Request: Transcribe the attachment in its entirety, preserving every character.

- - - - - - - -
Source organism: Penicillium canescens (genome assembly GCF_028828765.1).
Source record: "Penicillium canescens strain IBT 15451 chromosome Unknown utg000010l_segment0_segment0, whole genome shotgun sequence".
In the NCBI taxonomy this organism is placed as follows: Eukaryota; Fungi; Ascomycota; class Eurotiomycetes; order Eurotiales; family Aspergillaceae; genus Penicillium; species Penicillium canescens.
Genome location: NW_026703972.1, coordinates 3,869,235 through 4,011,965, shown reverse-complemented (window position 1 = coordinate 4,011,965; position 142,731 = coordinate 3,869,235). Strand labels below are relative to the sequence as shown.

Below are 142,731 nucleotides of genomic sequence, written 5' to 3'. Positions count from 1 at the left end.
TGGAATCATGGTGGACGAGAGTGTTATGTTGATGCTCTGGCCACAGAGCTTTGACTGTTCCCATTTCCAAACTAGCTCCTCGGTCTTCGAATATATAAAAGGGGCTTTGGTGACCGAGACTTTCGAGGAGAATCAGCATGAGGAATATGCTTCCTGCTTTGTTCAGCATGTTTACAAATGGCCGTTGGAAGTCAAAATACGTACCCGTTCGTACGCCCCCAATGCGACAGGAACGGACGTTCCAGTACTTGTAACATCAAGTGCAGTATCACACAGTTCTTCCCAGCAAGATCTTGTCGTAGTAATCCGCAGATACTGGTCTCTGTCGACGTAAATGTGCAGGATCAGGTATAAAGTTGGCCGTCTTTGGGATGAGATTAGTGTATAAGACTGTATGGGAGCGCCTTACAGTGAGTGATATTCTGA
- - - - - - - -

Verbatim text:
Source organism: Penicillium canescens (genome assembly GCF_028828765.1).
Source record: "Penicillium canescens strain IBT 15451 chromosome Unknown utg000010l_segment0_segment0, whole genome shotgun sequence".
In the NCBI taxonomy this organism is placed as follows: Eukaryota; Fungi; Ascomycota; class Eurotiomycetes; order Eurotiales; family Aspergillaceae; genus Penicillium; species Penicillium canescens.
Genome location: NW_026703972.1, coordinates 3,869,235 through 4,011,965, shown reverse-complemented (window position 1 = coordinate 4,011,965; position 142,731 = coordinate 3,869,235). Strand labels below are relative to the sequence as shown.

Below are 142,731 nucleotides of genomic sequence, written 5' to 3'. Positions count from 1 at the left end.
TGGAATCATGGTGGACGAGAGTGTTATGTTGATGCTCTGGCCACAGAGCTTTGACTGTTCCCATTTCCAAACTAGCTCCTCGGTCTTCGAATATATAAAAGGGGCTTTGGTGACCGAGACTTTCGAGGAGAATCAGCATGAGGAATATGCTTCCTGCTTTGTTCAGCATGTTTACAAATGGCCGTTGGAAGTCAAAATACGTACCCGTTCGTACGCCCCCAATGCGACAGGAACGGACGTTCCAGTACTTGTAACATCAAGTGCAGTATCACACAGTTCTTCCCAGCAAGATCTTGTCGTAGTAATCCGCAGATACTGGTCTCTGTCGACGTAAATGTGCAGGATCAGGTATAAAGTTGGCCGTCTTTGGGATGAGATTAGTGTATAAGACTGTATGGGAGCGCCTTACAGTGAGTGATATTCTGA